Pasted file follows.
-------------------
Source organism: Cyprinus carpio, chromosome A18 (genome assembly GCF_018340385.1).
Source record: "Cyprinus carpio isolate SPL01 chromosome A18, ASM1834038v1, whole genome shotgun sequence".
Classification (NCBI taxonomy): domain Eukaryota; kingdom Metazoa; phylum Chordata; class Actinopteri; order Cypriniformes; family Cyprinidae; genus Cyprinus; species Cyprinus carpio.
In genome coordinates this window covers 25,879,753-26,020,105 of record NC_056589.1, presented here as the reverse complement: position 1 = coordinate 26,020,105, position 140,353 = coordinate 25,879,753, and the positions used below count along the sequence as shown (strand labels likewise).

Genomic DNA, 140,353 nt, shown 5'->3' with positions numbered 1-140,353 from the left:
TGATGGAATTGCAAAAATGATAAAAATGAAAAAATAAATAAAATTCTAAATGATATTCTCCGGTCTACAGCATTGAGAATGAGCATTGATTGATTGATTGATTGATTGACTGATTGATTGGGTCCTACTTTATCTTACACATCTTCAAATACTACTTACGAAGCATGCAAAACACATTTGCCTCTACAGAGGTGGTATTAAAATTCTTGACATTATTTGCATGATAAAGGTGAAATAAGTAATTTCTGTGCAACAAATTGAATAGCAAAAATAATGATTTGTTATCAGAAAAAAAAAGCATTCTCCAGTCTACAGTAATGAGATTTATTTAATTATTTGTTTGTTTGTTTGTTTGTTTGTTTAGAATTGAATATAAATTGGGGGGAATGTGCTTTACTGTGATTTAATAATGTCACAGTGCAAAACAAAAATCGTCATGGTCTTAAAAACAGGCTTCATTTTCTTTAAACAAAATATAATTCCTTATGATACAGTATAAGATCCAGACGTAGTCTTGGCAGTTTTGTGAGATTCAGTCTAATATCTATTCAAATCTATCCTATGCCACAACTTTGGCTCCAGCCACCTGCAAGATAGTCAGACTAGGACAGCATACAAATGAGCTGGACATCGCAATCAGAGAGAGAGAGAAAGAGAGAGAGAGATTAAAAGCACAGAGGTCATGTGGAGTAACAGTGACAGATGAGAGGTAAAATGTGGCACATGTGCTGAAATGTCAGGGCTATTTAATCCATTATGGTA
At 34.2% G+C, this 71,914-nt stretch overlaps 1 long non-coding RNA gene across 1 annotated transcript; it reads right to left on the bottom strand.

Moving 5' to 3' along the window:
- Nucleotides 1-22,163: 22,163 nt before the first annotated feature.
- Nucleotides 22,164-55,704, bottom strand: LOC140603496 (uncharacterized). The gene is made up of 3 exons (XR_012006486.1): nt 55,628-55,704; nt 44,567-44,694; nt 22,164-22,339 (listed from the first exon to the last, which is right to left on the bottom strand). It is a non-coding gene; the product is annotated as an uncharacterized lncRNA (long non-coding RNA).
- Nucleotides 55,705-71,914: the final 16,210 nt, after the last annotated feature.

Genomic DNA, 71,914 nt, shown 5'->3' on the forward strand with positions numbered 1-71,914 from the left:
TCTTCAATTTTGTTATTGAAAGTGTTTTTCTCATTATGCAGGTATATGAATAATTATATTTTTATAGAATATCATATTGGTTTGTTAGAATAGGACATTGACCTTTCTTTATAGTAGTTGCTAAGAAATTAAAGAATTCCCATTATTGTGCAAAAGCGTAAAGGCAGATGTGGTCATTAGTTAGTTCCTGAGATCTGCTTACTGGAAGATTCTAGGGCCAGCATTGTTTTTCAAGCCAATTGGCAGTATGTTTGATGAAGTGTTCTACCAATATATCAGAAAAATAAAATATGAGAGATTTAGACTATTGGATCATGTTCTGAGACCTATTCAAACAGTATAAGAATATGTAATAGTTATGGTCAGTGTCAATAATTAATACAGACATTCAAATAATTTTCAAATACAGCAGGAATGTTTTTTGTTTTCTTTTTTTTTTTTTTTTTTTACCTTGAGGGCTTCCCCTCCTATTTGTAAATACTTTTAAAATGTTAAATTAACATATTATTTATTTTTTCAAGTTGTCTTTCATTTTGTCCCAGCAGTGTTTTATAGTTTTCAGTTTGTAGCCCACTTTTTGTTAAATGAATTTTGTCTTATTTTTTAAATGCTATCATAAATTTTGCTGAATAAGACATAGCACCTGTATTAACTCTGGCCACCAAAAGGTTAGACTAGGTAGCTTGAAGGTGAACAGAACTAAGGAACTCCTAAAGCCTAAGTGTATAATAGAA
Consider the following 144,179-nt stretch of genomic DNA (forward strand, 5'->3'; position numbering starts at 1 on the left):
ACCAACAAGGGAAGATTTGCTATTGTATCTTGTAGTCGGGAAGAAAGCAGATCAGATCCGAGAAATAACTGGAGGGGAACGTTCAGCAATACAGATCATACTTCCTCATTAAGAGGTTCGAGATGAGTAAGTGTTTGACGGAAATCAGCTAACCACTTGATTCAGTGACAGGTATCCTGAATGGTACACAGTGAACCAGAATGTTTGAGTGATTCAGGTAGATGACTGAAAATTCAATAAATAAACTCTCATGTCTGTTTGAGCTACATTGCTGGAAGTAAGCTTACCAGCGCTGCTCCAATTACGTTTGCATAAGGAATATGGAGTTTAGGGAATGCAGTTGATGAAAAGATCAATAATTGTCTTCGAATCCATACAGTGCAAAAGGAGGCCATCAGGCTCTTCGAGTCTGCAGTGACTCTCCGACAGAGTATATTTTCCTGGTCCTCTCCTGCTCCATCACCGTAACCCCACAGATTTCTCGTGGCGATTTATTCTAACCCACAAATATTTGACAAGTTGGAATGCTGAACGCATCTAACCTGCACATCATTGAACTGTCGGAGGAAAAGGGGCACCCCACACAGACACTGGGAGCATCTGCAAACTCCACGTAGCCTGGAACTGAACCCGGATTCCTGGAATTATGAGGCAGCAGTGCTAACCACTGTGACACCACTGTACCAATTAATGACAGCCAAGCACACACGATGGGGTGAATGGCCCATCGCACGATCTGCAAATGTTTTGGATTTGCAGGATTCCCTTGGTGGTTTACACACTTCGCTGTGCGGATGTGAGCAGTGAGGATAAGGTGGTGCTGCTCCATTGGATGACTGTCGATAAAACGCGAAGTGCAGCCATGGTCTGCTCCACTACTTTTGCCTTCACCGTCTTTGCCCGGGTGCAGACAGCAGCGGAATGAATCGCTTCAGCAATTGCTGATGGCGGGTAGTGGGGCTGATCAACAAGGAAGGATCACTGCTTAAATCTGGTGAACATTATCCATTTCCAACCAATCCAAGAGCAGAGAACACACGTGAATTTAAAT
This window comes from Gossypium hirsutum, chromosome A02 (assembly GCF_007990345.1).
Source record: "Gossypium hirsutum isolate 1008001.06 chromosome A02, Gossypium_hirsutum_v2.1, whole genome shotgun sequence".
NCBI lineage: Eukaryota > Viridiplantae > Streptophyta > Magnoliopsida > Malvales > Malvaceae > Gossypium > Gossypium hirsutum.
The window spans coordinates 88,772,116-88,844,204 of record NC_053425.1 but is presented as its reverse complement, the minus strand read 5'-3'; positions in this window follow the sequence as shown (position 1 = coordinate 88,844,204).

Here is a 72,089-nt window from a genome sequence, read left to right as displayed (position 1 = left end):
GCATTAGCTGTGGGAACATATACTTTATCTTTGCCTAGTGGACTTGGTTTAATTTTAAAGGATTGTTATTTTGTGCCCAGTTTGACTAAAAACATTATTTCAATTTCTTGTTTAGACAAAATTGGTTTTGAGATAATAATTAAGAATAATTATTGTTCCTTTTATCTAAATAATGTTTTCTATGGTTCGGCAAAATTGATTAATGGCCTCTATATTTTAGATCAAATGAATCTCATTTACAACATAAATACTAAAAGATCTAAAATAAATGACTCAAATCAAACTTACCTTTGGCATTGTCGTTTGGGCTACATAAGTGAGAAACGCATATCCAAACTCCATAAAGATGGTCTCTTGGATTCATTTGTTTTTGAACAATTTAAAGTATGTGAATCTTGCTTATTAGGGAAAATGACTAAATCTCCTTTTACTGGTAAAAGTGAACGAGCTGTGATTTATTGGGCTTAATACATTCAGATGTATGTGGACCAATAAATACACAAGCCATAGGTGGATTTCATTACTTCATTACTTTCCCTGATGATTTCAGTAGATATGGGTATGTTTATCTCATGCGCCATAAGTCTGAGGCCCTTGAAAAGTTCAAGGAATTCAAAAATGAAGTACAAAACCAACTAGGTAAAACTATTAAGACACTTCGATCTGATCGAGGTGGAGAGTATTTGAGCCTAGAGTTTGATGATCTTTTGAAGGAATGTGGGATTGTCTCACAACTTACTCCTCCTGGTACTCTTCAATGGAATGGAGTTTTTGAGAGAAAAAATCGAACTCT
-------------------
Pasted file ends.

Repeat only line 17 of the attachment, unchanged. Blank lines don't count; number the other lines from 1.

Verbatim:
Source record: "Gossypium hirsutum isolate 1008001.06 chromosome A02, Gossypium_hirsutum_v2.1, whole genome shotgun sequence".